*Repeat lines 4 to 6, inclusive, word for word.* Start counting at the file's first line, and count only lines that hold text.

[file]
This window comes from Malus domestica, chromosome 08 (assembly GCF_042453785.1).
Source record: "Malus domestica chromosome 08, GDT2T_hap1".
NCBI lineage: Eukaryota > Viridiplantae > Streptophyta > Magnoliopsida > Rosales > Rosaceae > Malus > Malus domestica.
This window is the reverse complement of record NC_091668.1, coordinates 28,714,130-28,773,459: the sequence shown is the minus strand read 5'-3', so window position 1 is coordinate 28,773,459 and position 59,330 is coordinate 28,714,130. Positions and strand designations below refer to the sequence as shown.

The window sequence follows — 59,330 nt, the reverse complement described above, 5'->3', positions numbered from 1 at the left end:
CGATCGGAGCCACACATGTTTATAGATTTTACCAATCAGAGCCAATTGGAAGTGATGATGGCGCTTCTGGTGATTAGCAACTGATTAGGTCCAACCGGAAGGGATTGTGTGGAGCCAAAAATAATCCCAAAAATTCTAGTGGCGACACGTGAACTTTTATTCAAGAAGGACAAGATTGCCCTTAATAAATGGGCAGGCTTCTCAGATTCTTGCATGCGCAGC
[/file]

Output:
This window is the reverse complement of record NC_091668.1, coordinates 28,714,130-28,773,459: the sequence shown is the minus strand read 5'-3', so window position 1 is coordinate 28,773,459 and position 59,330 is coordinate 28,714,130. Positions and strand designations below refer to the sequence as shown.

The window sequence follows — 59,330 nt, the reverse complement described above, 5'->3', positions numbered from 1 at the left end:
CGATCGGAGCCACACATGTTTATAGATTTTACCAATCAGAGCCAATTGGAAGTGATGATGGCGCTTCTGGTGATTAGCAACTGATTAGGTCCAACCGGAAGGGATTGTGTGGAGCCAAAAATAATCCCAAAAATTCTAGTGGCGACACGTGAACTTTTATTCAAGAAGGACAAGATTGCCCTTAATAAATGGGCAGGCTTCTCAGATTCTTGCATGCGCAGC